Had my first Electronic IPPT today. Amazingly for a whole group of 50-100 candidates, only 3-4 PTIs are needed to take them all, with one watching each station at every go. This is so unlike the IPPTs I’ve conducted before during my active days. The thing now is that you need not take the stations in sequence – I remembered last time that there was a particularly sequence to follow and you can’t ‘jump’ from station to station. But now you can!

You will be given a number tag upon registration, tagged to your NRIC where all your records will be stored. You can start a station after placing your number tag at the station’s own sensor pad then all your records will be stored in your Tag using RFID. With that, heres a run through of the stations:

Pull-ups
Placing your RFID tag on the holder, you can mount the bar with both over or under grasp or alternate grasps. The machine will count (in a ‘manly’ but rather awkward electronic voice) the number of chin ups you did when your head cuts the laser sensors (found similarly in ‘smart’ lift doors and escalators placed above the head area) and go below the bar. What the system can’t really detect is the straightening of the arms when your head is below the bar, which needs intervention of the PTIs. Furthermore, if you do valid pull ups with very wide V style with hands at both ends of the bar and your “rest” point is somewhere with the tip of your head sticking above the bar, the system won’t count too.

Sit-ups
No more doubles/partner system here, courtesy of a Velcro strap to hold your legs in place. After placing your tag on the sensor pad, you can do whatever adjustments you want, stretch, bua long long… then just lie down, the timer will only start when you do your 1st sit-up (i.e by ‘freeing’ the laser line of sight by lifting off the ground. The system will register a sit-up count when it get a successful registration of the laser sensors being alternated (i.e On-Off-On). What the system cannot detect is you touching your knees and you can even register a sit-up by doing crunches! (not going up fully) which is what the PTI particularly looks out for. Another flaw in the system is that when you are done (but with your time is not up yet) and if you sit up with your arms behind you (cutting the lasers beams behind you in the process) the system will still count!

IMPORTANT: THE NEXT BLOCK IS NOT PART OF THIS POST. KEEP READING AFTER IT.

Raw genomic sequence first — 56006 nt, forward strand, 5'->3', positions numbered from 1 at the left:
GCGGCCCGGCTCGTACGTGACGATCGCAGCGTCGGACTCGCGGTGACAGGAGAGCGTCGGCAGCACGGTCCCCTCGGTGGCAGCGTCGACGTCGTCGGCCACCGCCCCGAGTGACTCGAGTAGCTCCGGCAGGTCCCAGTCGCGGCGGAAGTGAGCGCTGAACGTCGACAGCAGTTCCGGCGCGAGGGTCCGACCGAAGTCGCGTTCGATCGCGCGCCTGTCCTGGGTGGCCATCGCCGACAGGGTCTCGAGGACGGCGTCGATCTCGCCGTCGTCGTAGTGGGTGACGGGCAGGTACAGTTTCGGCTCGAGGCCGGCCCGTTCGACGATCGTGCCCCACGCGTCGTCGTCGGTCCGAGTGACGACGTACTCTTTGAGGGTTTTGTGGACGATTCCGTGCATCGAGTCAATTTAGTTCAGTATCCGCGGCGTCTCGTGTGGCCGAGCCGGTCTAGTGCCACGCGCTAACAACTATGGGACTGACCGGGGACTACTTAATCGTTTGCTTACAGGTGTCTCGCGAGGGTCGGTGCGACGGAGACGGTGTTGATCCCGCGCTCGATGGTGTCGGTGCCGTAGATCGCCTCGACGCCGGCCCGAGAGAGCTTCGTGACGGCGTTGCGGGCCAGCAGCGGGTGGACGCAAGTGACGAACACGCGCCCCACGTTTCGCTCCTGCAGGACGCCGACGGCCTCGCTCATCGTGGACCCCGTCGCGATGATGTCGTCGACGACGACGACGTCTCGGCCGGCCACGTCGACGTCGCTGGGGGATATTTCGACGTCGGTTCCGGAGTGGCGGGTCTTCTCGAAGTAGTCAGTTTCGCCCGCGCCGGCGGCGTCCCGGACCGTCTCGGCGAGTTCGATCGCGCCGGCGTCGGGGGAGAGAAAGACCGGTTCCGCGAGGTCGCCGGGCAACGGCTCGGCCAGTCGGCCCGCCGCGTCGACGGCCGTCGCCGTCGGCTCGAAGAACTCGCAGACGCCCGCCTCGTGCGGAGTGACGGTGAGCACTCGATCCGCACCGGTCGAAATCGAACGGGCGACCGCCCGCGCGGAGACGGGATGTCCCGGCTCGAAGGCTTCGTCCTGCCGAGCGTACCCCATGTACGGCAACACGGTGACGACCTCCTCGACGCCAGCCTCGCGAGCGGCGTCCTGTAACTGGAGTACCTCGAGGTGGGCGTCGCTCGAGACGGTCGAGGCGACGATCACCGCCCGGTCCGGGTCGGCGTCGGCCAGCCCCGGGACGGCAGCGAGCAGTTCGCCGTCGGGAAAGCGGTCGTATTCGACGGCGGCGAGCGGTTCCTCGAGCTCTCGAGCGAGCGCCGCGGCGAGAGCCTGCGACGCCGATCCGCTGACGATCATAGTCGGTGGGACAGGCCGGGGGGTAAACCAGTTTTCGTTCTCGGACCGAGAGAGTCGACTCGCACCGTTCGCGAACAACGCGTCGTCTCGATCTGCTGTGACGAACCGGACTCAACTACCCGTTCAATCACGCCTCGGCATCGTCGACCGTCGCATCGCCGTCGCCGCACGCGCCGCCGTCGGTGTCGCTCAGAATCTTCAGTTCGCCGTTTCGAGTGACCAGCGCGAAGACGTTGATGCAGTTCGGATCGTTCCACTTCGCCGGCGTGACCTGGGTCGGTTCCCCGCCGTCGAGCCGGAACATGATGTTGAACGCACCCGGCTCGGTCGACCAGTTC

Shuttle Run
There are 2 variants, the one I personally seen is one with a gantry to register start stop (and not being at the mercy of notorious human reaction times) the rest is all the standard Shuttle Run Rubber mat, only there are no blocks but only marked lines to touch at both ends. The other kind have a whole “sandbox” like flat rubber “bowl” where you have to touch 2 metal plates at the end (was told this is so at Bedok Camp). But both registers time start and end at the end. Timings are more consistent with this system and it beats having to grab a wooden block which will not too often fly off your hands when trying to grasp them.

Standing Board Jump
Same, place your tag on the sensor pad to load your details be greeted and “ready” the system. The system will register a fault even at the slightness intrusion over the red start line. The system registers jump distances to the next lowest distance at set intervals, i.e …<216, 221, 225, 230, 234, 239.. and so on. So basically upon landing it registers the last unobstructed laser beam at whatever interval and returns the jump distance from there, that includes too if you happen to fall back and land with your hand behind you too – as standard procedure to the non-electronic version. There are green LED markers demarking target distances from 216cm onwards. It’s usually good to use the LED markings as an obstacle and try to jump over them, doing do can get your 239cm and above.

2.4km Run/Jog
I’ve not run this yet due to CAT1 in my test, but Maju seems to be better than the other camps. The 2.4km comprise of 3 rounds round a 800m camp perimeter with terrain, so its harder to pace compared to the 400m round track if you have not run the route before, but otherwise more relaxing and not so mentally taxing to run. This is the only station where you have to wear your number tag to run which uses the RFID to track your lap counts and timing (similar to the RFID number tags in the 2005 Safra Sheares Bridge Run, Army Half-Marathon or the similarly, like the Champion timer chip in SCM, VM, etc…).

That is all I have to share from my first Electronic IPPT! Good luck for yours!

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